For those companies that also have non-director employees on the payroll then they will continue to benefit from the Employment Allowance which reduces the company’s Class 1 National Insurance contributions (Employers N.I.) by up to £3,000 (last year £2,000).

In such cases there may be an opportunity for directors to eke out a little more tax savings by paying themselves a salary of £11,000 and slightly lower dividends of £32,000 (the overall tax saving between the director and the company being around £237 (last year £203)).

This second option will not be the best fit for everyone. This year, more that ever, personal circumstances must be carefully considered to give the best results.

Each client of Massey Accounting Company will be receiving a personalised recommendation shortly.


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Check out our new whiteboard animation

Please check out our newly created 2 min. whiteboard animation. Comments and feed-back are welcome! Please feel free to share.

 

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Thank you John Oldham Plastering

Thank you John Oldham Plastering for your testimonial. We’re proud to be working with local businesses like yours.

Read John Oldham’s testimonial. Visit John’s website: www.plastererhighpeak.co.uk

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Travel – no longer a tax deductible expense for contractors

Are you a contractor working through your own limited company? Then the government are about to drastically reduce your tax deductible expenses!

Essentially, contractors will no longer be able to claim for their cost of home-to-work travel and subsistence.

The detail
At Budget 2015 the government announced its intention to consult on proposals that will restrict tax relief for the cost of home-to-work commuting for those employed through an employment intermediary and working under the supervision, direction or control of any person.

The widely criticised consultation has now closed and it is expected that from 6 April 2016 the government will remove the ability of contractors to claim tax free travel and subsistence costs when all of the following apply:
A. The contractor works through an employment intermediary whose business is substantially the supply of labour;
B. The contractor can be subject to (or the right to) supervision, direction or control in their work by any person;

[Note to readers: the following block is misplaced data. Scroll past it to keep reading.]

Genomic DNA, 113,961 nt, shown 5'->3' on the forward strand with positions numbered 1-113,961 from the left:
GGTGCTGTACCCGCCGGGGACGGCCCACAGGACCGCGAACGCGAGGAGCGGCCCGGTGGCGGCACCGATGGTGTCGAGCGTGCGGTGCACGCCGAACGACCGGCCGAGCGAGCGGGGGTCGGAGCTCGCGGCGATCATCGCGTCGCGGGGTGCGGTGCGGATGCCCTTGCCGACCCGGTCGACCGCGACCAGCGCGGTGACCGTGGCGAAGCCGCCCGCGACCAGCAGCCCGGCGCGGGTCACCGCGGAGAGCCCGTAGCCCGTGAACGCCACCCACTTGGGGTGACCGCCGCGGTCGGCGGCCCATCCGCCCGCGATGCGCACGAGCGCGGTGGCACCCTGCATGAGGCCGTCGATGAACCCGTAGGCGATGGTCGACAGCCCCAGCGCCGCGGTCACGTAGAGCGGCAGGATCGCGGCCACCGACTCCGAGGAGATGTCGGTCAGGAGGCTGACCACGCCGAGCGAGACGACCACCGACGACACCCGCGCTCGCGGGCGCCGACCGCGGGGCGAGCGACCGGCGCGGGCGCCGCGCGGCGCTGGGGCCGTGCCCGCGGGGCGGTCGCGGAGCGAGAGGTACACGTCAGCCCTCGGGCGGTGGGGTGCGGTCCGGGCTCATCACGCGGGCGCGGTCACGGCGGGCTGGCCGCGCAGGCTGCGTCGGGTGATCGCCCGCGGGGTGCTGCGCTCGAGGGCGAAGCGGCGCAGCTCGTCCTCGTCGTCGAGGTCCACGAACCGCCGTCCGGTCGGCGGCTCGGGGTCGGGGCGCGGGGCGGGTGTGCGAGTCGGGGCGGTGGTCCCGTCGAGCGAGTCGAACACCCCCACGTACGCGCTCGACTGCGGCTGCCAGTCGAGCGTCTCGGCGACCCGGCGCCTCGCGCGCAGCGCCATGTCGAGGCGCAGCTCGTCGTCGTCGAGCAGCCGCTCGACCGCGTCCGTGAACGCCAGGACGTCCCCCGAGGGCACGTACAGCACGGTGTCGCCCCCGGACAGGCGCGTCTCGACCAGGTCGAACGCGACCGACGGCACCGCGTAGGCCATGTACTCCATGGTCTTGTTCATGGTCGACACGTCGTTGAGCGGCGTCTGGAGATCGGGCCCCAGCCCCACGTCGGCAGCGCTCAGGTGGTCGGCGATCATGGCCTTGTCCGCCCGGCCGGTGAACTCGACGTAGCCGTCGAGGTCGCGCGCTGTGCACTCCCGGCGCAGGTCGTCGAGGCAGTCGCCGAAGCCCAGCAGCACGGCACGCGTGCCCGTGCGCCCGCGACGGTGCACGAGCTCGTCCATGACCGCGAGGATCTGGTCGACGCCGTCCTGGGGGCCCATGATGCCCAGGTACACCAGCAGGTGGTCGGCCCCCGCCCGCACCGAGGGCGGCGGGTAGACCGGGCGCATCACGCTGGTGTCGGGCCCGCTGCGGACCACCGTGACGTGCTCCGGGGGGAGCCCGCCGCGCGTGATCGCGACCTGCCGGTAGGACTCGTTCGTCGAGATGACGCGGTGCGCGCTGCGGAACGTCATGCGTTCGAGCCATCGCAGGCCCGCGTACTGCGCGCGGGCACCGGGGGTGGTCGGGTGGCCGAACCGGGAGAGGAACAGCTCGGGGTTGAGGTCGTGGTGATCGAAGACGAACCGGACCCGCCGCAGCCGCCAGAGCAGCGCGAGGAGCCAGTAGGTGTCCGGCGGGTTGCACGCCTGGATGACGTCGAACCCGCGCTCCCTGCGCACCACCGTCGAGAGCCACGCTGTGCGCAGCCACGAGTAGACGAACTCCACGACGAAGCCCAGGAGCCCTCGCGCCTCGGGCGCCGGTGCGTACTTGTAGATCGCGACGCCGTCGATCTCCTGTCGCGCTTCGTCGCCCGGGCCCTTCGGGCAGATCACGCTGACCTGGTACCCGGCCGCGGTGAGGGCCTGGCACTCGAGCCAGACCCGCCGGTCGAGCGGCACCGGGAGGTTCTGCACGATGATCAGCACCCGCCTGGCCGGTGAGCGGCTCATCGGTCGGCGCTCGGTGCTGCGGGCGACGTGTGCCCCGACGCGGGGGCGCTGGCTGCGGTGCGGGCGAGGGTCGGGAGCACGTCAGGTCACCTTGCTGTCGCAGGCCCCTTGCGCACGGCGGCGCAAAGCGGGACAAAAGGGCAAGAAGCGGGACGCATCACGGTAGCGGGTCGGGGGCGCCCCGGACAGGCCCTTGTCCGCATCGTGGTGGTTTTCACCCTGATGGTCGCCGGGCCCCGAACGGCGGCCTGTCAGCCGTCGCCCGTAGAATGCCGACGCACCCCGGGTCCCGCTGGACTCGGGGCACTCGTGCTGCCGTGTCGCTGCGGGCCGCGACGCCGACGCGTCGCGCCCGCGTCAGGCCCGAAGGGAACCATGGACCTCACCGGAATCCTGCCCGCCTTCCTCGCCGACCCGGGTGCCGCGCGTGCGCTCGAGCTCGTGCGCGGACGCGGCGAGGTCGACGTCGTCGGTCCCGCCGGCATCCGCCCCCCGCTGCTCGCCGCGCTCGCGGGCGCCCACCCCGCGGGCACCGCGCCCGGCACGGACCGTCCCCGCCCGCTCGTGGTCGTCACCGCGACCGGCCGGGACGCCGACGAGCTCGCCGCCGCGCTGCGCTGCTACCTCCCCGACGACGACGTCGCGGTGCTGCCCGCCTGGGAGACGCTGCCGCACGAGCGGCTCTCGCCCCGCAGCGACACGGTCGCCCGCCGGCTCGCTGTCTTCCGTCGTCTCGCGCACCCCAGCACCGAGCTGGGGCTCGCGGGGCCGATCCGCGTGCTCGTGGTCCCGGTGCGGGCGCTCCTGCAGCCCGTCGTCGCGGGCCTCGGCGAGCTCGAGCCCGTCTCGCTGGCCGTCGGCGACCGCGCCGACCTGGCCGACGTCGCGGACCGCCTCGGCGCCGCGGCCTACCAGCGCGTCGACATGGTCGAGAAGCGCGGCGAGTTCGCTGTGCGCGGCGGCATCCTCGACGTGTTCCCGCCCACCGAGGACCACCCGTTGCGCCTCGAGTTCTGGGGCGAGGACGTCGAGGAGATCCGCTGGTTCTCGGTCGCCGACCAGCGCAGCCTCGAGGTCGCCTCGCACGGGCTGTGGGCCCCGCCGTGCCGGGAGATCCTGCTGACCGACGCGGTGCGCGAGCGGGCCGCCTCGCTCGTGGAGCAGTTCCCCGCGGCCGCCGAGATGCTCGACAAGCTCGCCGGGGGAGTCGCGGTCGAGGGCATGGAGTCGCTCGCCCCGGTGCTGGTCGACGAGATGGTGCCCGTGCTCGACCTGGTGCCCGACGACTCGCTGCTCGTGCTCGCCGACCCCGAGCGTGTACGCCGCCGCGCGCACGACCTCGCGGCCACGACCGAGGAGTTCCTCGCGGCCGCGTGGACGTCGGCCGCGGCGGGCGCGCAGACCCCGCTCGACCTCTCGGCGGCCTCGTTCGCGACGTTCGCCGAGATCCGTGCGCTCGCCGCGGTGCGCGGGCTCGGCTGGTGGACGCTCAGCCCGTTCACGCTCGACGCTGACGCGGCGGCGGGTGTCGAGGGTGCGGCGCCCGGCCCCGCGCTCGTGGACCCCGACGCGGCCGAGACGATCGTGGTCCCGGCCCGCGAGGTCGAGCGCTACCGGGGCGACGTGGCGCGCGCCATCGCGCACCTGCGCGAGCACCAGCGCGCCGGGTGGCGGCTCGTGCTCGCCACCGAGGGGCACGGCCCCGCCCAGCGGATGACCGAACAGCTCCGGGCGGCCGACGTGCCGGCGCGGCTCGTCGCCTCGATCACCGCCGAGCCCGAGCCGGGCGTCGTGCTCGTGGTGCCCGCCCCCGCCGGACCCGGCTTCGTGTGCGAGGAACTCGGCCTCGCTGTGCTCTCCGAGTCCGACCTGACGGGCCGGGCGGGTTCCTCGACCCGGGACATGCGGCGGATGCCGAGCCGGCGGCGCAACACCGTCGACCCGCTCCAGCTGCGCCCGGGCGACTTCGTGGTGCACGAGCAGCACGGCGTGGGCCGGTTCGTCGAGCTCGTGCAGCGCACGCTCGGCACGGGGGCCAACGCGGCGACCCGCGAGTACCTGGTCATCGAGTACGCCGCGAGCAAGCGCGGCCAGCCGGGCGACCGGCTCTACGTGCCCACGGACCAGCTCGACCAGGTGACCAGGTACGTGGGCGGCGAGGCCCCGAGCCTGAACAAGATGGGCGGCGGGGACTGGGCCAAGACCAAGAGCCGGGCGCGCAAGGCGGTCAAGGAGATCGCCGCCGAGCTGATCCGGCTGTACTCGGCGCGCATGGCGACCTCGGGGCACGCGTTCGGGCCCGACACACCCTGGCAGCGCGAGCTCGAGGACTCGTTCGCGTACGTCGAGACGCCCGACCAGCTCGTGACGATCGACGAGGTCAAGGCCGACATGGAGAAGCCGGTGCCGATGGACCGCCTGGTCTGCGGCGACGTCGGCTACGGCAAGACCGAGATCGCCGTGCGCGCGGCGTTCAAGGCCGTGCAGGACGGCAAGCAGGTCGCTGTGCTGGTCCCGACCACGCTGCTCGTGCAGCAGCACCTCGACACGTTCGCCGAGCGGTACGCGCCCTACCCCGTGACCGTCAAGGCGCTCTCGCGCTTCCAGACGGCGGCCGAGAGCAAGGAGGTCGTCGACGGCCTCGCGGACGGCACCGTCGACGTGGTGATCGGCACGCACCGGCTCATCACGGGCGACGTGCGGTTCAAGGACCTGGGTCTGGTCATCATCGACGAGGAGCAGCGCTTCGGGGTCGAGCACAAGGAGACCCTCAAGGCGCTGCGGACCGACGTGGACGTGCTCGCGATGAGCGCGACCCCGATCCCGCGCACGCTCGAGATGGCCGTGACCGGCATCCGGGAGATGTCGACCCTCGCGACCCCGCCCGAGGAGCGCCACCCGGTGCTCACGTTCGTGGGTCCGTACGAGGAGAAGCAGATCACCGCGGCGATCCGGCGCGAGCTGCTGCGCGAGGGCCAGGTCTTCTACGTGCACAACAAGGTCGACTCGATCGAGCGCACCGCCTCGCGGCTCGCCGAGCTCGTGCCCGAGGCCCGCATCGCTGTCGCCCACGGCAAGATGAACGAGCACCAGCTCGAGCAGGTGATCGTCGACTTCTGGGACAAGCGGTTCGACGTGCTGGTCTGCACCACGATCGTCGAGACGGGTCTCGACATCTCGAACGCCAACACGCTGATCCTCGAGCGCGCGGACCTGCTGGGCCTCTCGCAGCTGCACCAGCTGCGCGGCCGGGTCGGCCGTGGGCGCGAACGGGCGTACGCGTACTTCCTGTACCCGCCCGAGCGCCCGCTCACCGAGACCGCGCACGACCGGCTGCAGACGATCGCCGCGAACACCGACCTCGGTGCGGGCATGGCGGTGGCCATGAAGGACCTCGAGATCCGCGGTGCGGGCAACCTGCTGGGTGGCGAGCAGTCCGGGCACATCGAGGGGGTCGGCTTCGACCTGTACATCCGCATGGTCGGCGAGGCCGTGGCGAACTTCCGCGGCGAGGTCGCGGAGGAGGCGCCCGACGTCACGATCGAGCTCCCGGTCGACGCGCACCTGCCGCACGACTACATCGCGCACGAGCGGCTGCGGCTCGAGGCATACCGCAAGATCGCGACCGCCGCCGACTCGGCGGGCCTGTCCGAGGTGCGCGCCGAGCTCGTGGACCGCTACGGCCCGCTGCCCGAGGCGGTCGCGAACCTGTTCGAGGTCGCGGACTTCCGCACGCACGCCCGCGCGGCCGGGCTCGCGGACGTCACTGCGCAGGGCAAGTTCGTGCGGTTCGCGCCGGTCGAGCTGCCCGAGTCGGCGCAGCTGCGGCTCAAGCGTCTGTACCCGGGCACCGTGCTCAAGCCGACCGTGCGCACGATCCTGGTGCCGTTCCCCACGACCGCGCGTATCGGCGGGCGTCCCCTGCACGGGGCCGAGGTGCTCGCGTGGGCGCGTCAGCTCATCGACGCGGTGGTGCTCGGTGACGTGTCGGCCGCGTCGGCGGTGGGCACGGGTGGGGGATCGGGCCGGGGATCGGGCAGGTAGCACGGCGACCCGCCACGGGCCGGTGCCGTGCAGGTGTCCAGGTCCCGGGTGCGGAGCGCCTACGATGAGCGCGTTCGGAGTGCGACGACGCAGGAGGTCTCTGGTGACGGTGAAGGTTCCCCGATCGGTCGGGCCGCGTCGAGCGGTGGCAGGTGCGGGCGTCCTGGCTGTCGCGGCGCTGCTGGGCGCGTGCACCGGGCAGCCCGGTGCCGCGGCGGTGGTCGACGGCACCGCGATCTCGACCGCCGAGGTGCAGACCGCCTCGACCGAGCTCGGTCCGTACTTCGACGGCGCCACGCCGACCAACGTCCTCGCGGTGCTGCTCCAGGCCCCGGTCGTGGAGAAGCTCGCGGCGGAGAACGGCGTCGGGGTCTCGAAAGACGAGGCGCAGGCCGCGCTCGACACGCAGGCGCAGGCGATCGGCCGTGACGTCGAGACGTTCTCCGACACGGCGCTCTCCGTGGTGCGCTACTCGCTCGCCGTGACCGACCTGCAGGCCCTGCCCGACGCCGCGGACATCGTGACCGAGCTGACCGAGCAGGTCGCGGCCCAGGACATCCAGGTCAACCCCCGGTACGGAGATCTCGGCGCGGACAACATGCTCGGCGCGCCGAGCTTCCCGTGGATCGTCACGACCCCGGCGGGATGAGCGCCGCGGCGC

C. The contract is performed within the UK – tax relief for the costs of travelling to workplaces situated overseas is not affected.

It is now highly likely that these proposals will be included in the Finance Bill 2016.

There is no getting around the fact that this is very bad news for limited company contractors that can now expect significantly higher corporation tax bills. Some contractor may be able to re-arrange their affairs to reduce their exposure to the new rules. All of our contractor clients will shortly receive personalised guidance.

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National Minimum Wage Rise from 1 October 2015

National Minimum Wage (NMW) rates rise from 1 October 2015. For an employee 21 years old+ the NMW is now £6.70 ph. Also of note is a significant increase in the apprentice rate to £3.30 ph (from £2.73). Ensure your payroll procedures are up to date. For further details and more rates visit gov.uk

Our client’s will shortly be receiving personalised guidance.

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DON’T Go Paperless

It feels like almost every time you login into your online banking you’re asked to turn off paper bank statements. My strong advice is don’t!

As some of you will know I run a near-paperless office. I’m not against environmental, cost and space savings where they can be made but consider the following:

1. As a self-employed person or company director you’re required by law to retain your financial records for the past 6 years + the current year. Yet, banks, mobile phone companies, utility providers etc aren’t worried about that. Online documents are stored for anything between 6 months and 6 years. Further if you close your account you probably will not be able to access these online records.

2. The bank statements of your business and even your personal bank account will be amongst the first records requested during a HMRC tax investigation. Don’t have them? Or your banks online format not acceptable? Then I’ve known banks charge hundreds of pounds for supplying 6 years’ worth of paper bank statements – statements which you should have already received!

3. Finally, paper statements are primary records of your business. They provide a valuable visual reminder and control of what’s going on financially.

Switch on and keep turned on your paper bank and credit card statements. When you receive them in the post file them in number or date order and store them away for 6 years + the current year.

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Summer Budget 2015 – How Much Will It Cost You?

Summer Budget 2015 – How Much Will It Cost You?